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Clark's Entry Could Shake Up Race

Douglas Kiker of the CBS News Political Unit reports retired Gen. Wesley Clark's candidacy could have a major impact on the Democratic presidential race.

Wesley Clark's imminent entry into the presidential race has the potential to hurt every other Democrat running for the party's nomination. From John Kerry's perceived strength on national security to Howard Dean's opposition to the war against Iraq to the impressive senatorial resumes of Joe Lieberman and Bob Graham, Clark, on paper at least, presents a clear threat to all nine candidates.

Debra DeShong, communications director for the Democratic National Committee, said the party should welcome Clark to the race.

"As (DNC Chairman) Terry McAuliffe has said, the more the merrier. Now we will have ten people out there criticizing President Bush instead of nine," Deshong said.

Still, there's little doubt that the other campaigns will feel some impact from Clark's entry, scheduled to be announced Wednesday in his hometown of Little Rock, Ark.

For now, the other candidates were welcoming Clark to the race. Jano Cabrera, Joe Lieberman's press secretary, said Clark would "contribute to the debate of ideas and we look forward to his participation."

Rep. Richard Gephardt's spokesman, Erik Smith, also said Clark would be a welcome addition to the already crowded field. "He's a great candidate, and we're happy he's running as a Democrat," Smith said.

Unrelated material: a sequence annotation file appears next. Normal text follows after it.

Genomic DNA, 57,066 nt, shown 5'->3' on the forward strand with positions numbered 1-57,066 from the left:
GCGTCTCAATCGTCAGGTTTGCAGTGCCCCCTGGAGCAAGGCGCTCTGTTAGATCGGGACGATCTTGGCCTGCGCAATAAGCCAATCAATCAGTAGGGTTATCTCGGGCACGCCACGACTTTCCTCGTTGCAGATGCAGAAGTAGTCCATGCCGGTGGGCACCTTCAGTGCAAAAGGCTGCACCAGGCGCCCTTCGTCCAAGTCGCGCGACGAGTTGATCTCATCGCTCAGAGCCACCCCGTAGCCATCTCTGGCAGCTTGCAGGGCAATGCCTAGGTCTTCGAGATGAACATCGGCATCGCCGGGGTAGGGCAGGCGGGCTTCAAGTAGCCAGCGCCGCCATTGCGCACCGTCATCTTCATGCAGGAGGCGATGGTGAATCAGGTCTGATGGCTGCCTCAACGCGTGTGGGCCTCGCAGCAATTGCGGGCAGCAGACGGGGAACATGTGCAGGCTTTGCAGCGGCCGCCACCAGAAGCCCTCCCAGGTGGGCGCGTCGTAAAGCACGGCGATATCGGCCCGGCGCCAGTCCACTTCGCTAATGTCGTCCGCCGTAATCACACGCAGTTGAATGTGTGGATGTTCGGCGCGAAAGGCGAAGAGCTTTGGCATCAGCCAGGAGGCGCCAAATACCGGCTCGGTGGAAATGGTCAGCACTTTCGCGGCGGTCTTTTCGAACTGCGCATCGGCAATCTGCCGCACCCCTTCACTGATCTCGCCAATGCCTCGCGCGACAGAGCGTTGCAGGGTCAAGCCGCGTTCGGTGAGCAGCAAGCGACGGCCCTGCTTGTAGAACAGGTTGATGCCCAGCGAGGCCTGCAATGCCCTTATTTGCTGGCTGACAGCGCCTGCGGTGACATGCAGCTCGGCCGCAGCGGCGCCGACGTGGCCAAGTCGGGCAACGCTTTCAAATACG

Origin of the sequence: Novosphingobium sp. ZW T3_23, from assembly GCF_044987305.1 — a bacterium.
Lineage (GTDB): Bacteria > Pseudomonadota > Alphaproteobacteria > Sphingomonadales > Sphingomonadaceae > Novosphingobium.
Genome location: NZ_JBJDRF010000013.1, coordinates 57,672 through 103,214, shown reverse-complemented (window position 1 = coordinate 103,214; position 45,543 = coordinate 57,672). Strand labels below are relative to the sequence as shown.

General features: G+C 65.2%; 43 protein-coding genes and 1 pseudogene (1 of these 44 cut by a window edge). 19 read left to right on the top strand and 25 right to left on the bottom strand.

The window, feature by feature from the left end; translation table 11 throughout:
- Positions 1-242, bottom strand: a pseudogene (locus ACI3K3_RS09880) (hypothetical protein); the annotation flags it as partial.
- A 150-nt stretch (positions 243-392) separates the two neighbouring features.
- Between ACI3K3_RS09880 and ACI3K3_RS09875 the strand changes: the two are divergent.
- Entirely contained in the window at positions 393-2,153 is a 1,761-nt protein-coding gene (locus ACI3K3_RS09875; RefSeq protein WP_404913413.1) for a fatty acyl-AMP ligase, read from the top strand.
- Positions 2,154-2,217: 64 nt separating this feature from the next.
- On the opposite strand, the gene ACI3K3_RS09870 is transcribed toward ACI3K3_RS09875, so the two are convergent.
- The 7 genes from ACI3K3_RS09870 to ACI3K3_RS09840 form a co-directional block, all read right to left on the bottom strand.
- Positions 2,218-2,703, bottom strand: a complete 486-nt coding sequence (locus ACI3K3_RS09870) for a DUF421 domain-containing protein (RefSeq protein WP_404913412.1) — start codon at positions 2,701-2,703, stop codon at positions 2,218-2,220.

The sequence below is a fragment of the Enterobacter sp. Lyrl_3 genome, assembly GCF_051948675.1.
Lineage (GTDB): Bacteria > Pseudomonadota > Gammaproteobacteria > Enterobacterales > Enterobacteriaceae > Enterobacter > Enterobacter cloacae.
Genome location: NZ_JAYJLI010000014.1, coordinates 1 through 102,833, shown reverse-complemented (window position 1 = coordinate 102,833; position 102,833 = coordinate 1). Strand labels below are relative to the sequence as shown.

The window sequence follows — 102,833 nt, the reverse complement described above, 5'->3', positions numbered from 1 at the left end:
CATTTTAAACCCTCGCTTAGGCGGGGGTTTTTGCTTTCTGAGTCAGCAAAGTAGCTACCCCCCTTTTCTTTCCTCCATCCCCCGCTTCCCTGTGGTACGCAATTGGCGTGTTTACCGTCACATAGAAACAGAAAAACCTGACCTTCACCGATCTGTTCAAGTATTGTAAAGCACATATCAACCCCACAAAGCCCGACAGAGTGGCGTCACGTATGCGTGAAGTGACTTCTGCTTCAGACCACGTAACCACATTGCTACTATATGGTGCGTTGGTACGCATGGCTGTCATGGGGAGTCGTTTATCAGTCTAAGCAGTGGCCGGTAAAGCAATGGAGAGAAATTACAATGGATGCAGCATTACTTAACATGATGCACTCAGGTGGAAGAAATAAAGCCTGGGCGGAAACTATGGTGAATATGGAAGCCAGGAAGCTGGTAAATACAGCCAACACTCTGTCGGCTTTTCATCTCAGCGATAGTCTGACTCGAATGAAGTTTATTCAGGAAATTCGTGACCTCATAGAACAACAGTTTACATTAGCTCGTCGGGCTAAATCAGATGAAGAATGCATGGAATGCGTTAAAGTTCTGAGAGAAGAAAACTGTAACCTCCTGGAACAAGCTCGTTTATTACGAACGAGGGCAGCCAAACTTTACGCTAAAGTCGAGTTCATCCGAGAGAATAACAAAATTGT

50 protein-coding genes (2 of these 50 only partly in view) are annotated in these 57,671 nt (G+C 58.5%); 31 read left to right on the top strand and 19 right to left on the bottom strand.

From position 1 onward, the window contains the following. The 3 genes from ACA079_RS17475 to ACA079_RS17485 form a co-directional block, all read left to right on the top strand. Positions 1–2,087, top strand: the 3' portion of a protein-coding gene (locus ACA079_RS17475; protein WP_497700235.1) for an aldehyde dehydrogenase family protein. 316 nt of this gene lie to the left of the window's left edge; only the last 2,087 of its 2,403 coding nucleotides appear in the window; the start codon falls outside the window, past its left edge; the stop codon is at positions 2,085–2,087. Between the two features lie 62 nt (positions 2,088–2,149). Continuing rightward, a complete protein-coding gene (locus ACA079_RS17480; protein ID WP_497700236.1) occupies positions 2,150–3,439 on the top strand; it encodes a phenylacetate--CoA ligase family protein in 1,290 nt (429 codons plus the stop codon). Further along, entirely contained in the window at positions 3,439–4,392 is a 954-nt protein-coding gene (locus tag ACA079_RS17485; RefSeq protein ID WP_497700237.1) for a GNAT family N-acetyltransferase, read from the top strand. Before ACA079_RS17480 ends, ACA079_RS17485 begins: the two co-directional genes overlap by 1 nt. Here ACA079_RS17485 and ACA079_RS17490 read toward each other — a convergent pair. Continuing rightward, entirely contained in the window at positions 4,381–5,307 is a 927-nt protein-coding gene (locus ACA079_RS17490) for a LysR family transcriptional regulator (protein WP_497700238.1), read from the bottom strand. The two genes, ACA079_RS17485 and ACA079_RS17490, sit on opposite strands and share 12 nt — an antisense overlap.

Robert Gibbs, spokesman for John Kerry's presidential campaign, said of Clark's entry: "We welcome him to the race. Clearly, Gen. Clark brings an impressive resume to the race and we look forward to seeing him on the campaign trail."

Political observers have speculated that Clark's candidacy could reduce the impact of Kerry's Vietnam veteran status, which he's touted as a key to handling national security issues. Gibbs said Kerry's military record combined with his legislative experience as a senator still makes him the most qualified candidate on national security.

"Sen. Kerry's national security credentials are second to none," Gibbs said.

It's not just Kerry who could be hurt by Clark. Democrats say the entire field is vulnerable; in particular, Kerry and former Vermont Gov. Howard Dean, whose candidacy caught fire due, in part, on his opposition to the war against Iraq. But Clark, a retired four-star general and former NATO supreme commander, also opposed the war and has a sterling military record to go along with his opposition.

"He's like Howard Dean with credibility," said one senior Democratic strategist. "He's anti-war and a fresh face and, of course, his resume matches the post-9/11 world perfectly."

Surely not by coincidence, word of Clark's entry into the race crossed the wires just minutes before North Carolina Sen. John Edwards took the stage for his formal campaign announcement, and the news quickly sucked the oxygen out of the political world.

As one senior Democrat put it: "The theme of Edwards' campaign today is not being the son of a mill worker. … It's horrible, awful timing. First, his announcement is upstaged by a hurricane and then, again, by Clark."

By Douglas Kiker